Fred Lockley, "Impressions and Observations of the Journal Man," Oregon Journal, Portland, September 24, 1924, page 10

By Fred Lockley
    You will find the roads of Southern Oregon redolent of history. Just south of the one-time post office of Galesville is the ranch formerly owned by the Redfields. When they were attacked by the Indians Mr. Redfield, who had but one arm, stood the Indians off until the man with him was killed. He and Mrs. Redfield then started for Camp Smith. Mrs. Redfield was shot through the knee, but they succeeded in reaching their destination.
    Just to the south of the Cow Creek divide, at the foot of the mountain, Holland Bailey of Lane County was ambushed by the Indians. Those with him escaped, for the Indians, hearing a pack train approaching, reloaded their guns and awaited its coming. When the pack train arrived the Indians permitted it to proceed without molesting it, for it was in charge of Jimmy Twogood, who had always been a friend of the Indians and had treated them justly. This was on October 23 [1856]. On the same day the Indians burned most of the settlers' homes in the neighborhood.
    As you cross the mountain you come to where the old "Six-Bit" House stood, on Wolf Creek. An Indian was caught there by the settlers and was accused of stealing. He denied the accusation, but the settlers concluded that they might not be able to apprehend the guilty party and that a bird in hand was better than two in the bush; so they decided to hang the Indian anyway. The Indian had eaten his dinner at the hotel on Wolf Creek, and the proprietor demanded of the men hanging the Indian that they adjourn proceedings till he collected six bits from the Indian for the dinner he had eaten. When the money was paid the pony was led from under the Indian and he was left at the end of the rope to strangle to death.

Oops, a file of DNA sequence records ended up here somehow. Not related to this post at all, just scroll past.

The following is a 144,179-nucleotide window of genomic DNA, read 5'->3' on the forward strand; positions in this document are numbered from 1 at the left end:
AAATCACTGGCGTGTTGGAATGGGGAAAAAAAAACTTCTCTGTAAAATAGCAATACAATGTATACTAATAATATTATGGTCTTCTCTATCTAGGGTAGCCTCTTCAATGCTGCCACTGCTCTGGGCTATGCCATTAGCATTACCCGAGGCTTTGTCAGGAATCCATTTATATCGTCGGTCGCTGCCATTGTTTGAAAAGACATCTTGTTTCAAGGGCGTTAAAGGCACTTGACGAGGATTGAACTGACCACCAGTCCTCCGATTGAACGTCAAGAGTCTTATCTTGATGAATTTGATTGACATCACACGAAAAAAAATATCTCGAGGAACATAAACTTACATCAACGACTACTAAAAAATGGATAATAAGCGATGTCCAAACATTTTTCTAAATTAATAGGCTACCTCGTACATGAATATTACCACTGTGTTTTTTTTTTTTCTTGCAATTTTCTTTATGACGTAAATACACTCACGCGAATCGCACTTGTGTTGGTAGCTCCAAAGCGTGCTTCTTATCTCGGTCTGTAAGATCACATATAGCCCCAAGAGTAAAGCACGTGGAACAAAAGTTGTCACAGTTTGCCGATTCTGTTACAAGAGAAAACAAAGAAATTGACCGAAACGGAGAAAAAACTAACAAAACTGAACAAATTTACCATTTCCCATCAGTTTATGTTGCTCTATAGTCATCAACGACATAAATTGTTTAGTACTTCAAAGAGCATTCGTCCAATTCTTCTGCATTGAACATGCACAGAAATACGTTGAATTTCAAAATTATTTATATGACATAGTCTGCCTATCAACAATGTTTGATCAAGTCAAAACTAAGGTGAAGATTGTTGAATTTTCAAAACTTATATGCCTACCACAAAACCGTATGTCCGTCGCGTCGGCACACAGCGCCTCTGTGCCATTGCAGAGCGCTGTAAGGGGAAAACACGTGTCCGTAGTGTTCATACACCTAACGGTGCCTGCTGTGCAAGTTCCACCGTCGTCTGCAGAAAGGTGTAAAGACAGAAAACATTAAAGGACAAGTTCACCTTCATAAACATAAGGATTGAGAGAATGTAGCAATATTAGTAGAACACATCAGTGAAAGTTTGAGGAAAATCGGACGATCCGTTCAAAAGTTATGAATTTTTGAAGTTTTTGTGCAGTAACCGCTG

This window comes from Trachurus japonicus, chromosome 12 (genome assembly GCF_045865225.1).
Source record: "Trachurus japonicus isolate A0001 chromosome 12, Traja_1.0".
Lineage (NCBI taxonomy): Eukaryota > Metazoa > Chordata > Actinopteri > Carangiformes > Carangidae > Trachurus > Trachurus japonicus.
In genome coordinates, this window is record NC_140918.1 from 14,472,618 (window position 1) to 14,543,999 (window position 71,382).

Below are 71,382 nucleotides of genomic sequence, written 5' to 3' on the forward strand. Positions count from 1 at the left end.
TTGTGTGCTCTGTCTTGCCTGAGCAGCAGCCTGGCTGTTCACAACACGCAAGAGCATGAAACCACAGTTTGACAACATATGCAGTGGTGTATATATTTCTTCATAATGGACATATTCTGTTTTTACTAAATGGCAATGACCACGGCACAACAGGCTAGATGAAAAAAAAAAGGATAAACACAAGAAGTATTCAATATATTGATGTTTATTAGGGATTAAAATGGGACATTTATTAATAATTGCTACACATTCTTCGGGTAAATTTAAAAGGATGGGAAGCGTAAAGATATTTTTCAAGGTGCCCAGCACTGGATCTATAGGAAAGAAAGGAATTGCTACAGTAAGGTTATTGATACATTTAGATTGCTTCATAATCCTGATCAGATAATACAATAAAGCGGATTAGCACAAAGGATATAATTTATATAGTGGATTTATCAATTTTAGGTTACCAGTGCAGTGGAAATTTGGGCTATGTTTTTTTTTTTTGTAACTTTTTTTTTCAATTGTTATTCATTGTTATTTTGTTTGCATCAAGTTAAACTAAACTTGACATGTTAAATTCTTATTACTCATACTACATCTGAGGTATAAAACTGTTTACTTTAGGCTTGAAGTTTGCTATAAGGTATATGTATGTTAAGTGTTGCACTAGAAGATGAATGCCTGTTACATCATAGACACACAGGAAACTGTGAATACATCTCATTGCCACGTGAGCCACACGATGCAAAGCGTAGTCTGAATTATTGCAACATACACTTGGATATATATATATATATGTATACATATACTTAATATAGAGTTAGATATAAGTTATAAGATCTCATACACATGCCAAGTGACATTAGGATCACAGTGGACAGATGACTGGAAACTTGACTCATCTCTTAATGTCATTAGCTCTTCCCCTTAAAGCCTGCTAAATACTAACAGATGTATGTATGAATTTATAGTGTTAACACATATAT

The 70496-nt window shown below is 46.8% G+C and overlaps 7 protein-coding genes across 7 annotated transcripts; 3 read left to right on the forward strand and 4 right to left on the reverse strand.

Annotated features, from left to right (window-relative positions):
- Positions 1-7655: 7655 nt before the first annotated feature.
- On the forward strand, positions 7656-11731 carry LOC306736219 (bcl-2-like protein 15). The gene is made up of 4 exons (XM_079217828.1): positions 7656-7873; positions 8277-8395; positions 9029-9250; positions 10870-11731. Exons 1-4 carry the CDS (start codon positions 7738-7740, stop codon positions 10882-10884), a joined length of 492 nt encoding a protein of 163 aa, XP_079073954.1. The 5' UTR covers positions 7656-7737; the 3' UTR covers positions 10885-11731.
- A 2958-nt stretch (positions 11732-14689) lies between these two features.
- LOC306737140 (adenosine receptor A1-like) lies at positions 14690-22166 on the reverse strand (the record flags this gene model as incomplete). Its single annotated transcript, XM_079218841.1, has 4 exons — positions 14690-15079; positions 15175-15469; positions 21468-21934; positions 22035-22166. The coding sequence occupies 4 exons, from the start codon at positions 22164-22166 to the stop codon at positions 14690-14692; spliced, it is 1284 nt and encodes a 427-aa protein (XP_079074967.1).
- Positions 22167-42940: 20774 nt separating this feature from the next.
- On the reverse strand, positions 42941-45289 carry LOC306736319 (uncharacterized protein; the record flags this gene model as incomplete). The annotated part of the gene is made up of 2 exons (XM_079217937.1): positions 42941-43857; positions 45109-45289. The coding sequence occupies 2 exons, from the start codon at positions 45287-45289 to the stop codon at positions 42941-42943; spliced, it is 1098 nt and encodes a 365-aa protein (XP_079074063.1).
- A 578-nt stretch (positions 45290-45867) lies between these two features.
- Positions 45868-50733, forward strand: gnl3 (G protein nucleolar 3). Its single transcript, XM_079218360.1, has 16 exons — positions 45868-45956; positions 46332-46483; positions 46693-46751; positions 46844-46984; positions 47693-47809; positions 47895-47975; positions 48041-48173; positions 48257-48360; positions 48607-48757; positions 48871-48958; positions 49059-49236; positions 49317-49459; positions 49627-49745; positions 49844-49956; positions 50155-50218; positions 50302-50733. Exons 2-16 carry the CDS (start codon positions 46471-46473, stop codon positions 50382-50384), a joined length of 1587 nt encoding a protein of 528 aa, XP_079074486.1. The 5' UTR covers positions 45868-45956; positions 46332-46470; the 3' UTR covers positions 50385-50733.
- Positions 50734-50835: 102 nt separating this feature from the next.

An Indian boy, who was employed by the owner of a pack train to ride the old bell mare, while passing near the Six-Bit House was shot and killed by a white man, who explained that he "did not like the color of his skin."
    Not far from Wolf Creek is Hungry Hill. Here it was that a battle between solders and Indians occurred in which 12 white men were killed and 27 wounded.
    Leland and Grave Creek are mere names to the passing tourist, yet they are reminiscent of early-day tragedies. In 1846, as the emigrants were making their way by the southern route to the Willamette Valley, Martha Leland Crowley died and was buried on the banks of this stream. The grave was carefully concealed, but the Indians found it and opened it to get the clothing. Leland post office and Leland Creek perpetuate the name of this young lady.